Lately I find myself reading a lot in the papers about Exile on Main Street. A reissue has appeared, Mick and Keith have made themselves available to the press and the record companies are exercising their waning ability to determine what music will be getting our attention.

As tedious as it is (for me at least) to read about yet another celebration of the Stones, this does seem to be coming about for some of the right reasons as well as some of the wrong ones. Exile has the standard Stones virtues – Mick’s snarl, Charlie’s shuffle, Keith’s inevitable riffs – but also reaches unusual depths: the genuine anger of “Ventilator Blues,” the murk of “I Just Wanna See His Face,” the redemption of “Shine A Light” followed by the dark conclusion of “Soul Survivor.” And in the annals of industry-generated “news,” the revival of this record is a more genuine story than the most recent similar one, Jimi Hendrix’s Valleys of Neptune, in which PR folks tried to convince us that he might have released a new album in 1969 with another version of “Fire” or a “Sunshine of Your Love” cover.

However, there are other, more offbeat ways of influencing my musical choices. The blogs, a source I’ve mentioned a few times, prompted me first to try a download, and then to fork over one dollar at one of the local record shops. As a result, I acquired a record that is as close to the anti Exile as one would likely find.

I never thought much about the Association before a few weeks ago. I knew they were big once. Their hits were catchy, although, for someone who started listening to music in the 80’s, they also tended to sound rather nerdy. The album I bought, though, came after the hits started drying up. It is their self-titled album from 1969, emblazoned with dark, spacy cover art to signify that something equally dark and spacy might await inside.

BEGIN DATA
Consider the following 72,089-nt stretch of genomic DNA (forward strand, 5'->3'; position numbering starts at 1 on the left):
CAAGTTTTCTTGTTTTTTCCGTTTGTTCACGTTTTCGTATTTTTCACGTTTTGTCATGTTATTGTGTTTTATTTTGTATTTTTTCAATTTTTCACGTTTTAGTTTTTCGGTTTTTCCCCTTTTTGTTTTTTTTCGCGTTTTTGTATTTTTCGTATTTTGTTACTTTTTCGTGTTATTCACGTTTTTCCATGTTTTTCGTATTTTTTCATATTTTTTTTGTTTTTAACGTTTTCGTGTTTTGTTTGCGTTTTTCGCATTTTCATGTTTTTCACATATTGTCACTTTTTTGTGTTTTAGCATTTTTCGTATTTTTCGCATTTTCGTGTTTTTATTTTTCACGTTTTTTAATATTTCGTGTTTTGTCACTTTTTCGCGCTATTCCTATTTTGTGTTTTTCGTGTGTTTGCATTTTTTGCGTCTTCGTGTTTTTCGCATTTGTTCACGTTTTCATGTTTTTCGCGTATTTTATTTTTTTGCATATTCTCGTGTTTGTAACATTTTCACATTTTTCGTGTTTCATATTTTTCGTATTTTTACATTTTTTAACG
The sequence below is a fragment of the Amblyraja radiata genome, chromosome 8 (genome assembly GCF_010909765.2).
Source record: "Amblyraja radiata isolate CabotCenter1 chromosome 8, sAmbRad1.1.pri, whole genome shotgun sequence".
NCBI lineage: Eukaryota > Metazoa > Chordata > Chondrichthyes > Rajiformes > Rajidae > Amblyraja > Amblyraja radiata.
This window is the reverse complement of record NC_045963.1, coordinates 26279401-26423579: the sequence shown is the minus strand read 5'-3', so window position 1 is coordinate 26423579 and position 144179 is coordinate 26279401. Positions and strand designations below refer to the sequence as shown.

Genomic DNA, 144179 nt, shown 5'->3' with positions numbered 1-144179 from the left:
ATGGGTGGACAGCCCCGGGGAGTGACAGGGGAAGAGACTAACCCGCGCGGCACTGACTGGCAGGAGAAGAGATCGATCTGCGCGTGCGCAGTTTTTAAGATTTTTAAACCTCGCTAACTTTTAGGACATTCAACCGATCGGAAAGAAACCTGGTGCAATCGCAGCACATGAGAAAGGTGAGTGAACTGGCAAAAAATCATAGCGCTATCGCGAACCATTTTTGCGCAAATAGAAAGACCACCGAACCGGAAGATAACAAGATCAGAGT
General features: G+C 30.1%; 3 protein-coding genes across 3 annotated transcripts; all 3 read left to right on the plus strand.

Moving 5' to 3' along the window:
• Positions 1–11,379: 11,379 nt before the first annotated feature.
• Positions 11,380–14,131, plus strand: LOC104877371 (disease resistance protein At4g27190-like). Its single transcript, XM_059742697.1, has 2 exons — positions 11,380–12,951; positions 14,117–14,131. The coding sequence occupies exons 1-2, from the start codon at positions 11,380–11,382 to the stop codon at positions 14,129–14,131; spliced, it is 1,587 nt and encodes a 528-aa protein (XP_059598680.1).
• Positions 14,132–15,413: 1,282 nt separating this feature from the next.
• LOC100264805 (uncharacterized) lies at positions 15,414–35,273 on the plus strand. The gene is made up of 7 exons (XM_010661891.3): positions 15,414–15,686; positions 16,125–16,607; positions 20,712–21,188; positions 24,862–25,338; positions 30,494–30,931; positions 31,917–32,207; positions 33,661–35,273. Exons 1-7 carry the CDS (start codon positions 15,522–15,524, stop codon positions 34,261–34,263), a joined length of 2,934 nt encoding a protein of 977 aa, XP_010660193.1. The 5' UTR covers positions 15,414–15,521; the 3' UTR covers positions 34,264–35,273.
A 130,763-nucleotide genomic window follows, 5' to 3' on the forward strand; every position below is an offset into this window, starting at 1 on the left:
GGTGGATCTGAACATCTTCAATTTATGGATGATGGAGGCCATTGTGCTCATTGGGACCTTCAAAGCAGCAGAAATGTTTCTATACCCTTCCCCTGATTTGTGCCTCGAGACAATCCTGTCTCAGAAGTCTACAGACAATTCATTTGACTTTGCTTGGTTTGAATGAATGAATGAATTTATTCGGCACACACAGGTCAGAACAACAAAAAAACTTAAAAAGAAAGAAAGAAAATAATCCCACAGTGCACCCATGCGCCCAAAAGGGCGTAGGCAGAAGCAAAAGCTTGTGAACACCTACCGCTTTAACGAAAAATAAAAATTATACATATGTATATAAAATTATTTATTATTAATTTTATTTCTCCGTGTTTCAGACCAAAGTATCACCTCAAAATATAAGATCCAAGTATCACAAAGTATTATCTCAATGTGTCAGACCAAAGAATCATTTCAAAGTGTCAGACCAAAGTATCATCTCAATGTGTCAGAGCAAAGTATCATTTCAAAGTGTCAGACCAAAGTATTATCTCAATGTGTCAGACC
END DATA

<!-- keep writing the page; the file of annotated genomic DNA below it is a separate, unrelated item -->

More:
One track that reeled me in was titled “The Nest.” It listed the concerns of a mother, father and sister, all apparently awaiting word from a prodigal son, and concluded by repeating “the nest is calling” while voices chorused in almost Casio-like precision. If the Stones were redefining rock rebellion, the Association were lamenting those left behind. Even the band name, which must have made sense once, now seemed so bland and unrock as to be defiant. If their earlier hits were the Beach Boys without the beach, this album is like the post Pet Sounds Beach Boys without LSD.

Like the Beach Boys, the Association can get quite bizarre when it tries to sound hip. In the middle of side two, there is a sort-of rocker “I Am Up For Europe” (sung with a snarl, although closer to Steven Stills than Jagger, by Brian Cole, who sadly became a rock casualty in the year of Exile ) and the sort-of acid-damaged “Broccoli,” a song about…broccoli. However, that side also starts with the album’s best track, “Dubuque Blues,” which tells us about Dubuque, mentions that “the west side of the city serves no liquor,” and brings up nickel cokes, penny loafer shoes and travels through a few other non-coastal cities. Not that it makes any big point about those cities, but it reminds us that they exist, and it ends with another pretty major seven chord to hammer home the point.

Although most of the band smiles in the inside photo, this album represents a battle. It wasn’t one they would win, but it’s poignant now for that reason. These days, the Association still exists on the oldies circuit, while Mick and Keith stare at us in grim photos from rock magazines available at the drug store. We can debate which is the lesser fate.